Illinois has a police force made up of around 31,230 officers and sheriff deputies. And with a population of 12.68 million as of 2015, the demand for police officers in the state is consistently on the rise. The multi-level police force, state highway patrol and several sheriff’s departments are what the state’s law enforcement is comprised of. For individuals who want to learn about how to become a police officer in Illinois, the following information would be quite helpful.

Requirements to Become a Police Officer in Illinois

The requirements for becoming a police officer have been outlined by the Illinois Law Enforcement Training and Standards Board, which oversees the state’s law enforcement. The Board sets standards of hiring and eligibility that all aspiring candidates need to be aware of. Here are the pre-employment requirements you will need to fulfill, set by the Illinois State Police Merit Board:

  • The applicant must be at least 21 years of age
  • The applicant must not have been convicted of a felony
  • The applicant must be a United States citizen
  • The applicant must have a valid driver’s license at the time of the submission of the application
  • The applicant must have fulfilled all the relevant educational requirements

Education Requirements to Become a Police Officer in Illinois

With education, you have various options. The first thing you need to get is a high school diploma or a GED. Following this, you may go for the following educational options:


Option 1: A 4-year long Bachelor’s degree in a field related to law enforcement, such as criminal justice or forensic science.


Option 2: An Associate of Arts or an Associate of Science Degree or equivalent coursework, along with meeting one of the following two job experience requirements:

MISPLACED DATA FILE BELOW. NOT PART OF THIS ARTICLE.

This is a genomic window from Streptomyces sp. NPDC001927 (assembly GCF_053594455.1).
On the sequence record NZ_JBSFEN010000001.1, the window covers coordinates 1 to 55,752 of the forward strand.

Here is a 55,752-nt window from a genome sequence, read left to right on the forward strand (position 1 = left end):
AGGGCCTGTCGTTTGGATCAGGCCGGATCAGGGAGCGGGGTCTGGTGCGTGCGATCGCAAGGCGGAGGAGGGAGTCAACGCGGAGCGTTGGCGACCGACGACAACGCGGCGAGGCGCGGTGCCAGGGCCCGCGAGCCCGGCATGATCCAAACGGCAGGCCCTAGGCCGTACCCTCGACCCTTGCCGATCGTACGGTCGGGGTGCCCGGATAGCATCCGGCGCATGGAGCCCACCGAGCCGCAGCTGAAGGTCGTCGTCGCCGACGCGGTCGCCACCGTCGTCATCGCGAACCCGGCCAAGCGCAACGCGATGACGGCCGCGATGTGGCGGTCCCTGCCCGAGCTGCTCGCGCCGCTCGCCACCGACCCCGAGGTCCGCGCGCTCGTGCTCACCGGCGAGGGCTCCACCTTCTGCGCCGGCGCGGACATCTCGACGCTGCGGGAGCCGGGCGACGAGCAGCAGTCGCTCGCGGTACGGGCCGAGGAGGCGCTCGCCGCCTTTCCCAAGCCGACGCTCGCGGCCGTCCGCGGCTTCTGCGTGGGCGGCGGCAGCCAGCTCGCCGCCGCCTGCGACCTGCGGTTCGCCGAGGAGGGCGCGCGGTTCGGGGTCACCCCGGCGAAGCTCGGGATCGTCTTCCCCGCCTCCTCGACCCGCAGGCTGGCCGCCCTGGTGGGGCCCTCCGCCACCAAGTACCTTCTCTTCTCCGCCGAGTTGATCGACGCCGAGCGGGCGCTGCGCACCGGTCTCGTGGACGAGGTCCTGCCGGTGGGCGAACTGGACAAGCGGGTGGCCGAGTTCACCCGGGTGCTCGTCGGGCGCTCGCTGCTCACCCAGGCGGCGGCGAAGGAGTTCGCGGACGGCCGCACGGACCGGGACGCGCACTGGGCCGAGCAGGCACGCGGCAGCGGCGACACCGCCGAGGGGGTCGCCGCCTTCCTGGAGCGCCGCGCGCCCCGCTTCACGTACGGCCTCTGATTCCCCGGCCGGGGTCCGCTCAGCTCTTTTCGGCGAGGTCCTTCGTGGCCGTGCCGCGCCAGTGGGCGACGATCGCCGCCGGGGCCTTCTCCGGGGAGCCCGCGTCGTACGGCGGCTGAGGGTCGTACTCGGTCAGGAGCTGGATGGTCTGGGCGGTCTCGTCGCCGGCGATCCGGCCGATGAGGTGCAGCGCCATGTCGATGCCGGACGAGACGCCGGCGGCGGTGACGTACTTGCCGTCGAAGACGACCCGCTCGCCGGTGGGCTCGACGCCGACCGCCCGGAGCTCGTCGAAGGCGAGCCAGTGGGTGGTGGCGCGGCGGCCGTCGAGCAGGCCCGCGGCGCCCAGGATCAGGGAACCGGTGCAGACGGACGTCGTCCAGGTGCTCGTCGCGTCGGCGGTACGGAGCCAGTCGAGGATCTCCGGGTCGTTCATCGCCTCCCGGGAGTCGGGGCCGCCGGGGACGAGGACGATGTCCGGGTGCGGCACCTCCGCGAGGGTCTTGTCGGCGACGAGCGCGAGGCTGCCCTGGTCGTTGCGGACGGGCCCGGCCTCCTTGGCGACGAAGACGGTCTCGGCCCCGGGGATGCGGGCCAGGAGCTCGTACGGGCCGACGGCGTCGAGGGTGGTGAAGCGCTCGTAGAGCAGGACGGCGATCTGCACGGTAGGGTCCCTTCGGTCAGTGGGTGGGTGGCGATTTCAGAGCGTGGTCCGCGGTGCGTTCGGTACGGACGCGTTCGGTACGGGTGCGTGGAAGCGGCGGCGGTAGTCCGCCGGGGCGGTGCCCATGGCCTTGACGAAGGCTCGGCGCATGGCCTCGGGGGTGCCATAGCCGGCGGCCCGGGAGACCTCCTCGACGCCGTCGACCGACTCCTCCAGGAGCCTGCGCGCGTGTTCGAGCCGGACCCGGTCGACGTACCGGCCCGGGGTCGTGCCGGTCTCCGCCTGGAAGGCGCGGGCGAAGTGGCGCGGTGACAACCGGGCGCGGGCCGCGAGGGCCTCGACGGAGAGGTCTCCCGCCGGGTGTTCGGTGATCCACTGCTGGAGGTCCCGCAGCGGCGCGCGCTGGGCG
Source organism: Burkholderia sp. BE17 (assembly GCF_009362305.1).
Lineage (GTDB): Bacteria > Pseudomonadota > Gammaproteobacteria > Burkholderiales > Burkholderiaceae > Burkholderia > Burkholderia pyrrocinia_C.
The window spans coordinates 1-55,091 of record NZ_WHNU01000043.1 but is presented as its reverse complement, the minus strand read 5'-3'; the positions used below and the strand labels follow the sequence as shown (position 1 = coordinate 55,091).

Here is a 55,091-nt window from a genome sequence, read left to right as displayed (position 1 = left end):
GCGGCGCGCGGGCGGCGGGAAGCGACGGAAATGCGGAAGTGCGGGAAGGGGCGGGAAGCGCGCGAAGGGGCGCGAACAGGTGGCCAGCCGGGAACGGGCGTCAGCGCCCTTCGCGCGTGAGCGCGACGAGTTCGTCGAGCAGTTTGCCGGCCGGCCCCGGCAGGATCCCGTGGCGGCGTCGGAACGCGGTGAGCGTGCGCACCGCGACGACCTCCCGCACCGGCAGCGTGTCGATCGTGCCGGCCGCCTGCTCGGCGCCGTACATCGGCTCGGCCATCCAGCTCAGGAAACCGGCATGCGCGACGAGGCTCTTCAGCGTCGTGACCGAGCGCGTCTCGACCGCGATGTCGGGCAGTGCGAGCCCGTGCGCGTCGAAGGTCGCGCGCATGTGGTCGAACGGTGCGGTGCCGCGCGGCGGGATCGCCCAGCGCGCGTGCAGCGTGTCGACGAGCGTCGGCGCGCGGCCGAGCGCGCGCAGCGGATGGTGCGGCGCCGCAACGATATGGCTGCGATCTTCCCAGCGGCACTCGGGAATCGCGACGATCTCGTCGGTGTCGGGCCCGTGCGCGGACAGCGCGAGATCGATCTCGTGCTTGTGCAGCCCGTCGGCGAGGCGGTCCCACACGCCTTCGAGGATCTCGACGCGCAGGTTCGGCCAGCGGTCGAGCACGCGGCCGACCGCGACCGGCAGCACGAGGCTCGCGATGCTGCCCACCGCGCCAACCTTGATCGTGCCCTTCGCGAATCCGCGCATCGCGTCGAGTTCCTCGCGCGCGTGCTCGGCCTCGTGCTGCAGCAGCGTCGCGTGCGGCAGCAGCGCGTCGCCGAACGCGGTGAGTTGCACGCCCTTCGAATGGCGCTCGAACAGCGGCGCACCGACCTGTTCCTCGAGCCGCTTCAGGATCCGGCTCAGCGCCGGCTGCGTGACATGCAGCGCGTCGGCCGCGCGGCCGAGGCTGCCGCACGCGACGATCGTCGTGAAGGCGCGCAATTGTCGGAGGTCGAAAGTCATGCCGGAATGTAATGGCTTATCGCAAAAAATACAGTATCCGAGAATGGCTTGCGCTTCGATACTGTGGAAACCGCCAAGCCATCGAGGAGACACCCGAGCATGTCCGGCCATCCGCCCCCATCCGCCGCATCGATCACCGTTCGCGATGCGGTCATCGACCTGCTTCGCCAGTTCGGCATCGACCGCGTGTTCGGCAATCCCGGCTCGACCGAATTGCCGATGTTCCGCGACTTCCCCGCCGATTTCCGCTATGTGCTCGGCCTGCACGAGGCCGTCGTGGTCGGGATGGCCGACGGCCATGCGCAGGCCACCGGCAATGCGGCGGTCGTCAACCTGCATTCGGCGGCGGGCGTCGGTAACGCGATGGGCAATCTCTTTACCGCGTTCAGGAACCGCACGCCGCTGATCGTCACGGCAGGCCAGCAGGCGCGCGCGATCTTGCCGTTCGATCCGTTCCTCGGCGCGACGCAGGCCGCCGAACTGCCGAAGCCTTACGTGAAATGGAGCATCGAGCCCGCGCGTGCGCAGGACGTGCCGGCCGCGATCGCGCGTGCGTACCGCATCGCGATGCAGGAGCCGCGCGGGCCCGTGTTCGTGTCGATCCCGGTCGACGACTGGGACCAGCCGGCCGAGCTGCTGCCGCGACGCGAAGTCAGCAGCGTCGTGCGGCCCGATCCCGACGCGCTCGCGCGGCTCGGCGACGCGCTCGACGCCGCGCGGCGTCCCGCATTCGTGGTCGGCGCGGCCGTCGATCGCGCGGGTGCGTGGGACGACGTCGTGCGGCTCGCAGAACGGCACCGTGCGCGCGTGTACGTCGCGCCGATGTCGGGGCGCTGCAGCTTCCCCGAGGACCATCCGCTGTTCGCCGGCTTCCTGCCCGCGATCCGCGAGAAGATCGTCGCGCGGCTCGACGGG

• 3 years of consecutive and continuous, full time work as a police officer with the same police department
  • 3 consecutive years of active military duty

Option 3: An Associate of Applied Science Degree with a major in Law Enforcement or Criminal Justice, along with meeting one of the following two job experience requirements:

  • 3 years of consecutive and continuous, full time work as a police officer with the same police department
  • 3 consecutive years of active military duty

Option 4: The education requirements are waived off in some cases. Applicants will not be required to fulfill the above stated requirements in the following circumstances:

  • The applicant was honorably discharged from the armed forces of the United States after serving active military duty along with being awarded at least one of the qualifying medals
  • The applicant is currently an active member of the Illinois National Guard or a reserve component of the United States Armed Forces and has been awarded at least one qualifying medal.

Qualifying medals are as follows:

  • Southwest Asia Service medal
  • Kosovo Campaign Medal
  • Korean Defense Service Medal
  • Iraq Campaign Medal
  • Global War on Terrorism Expeditionary Medal
  • Afghanistan Campaign Medal

*These educational requirements have been outlined by the Illinois State Police Merit Board.

Required Exams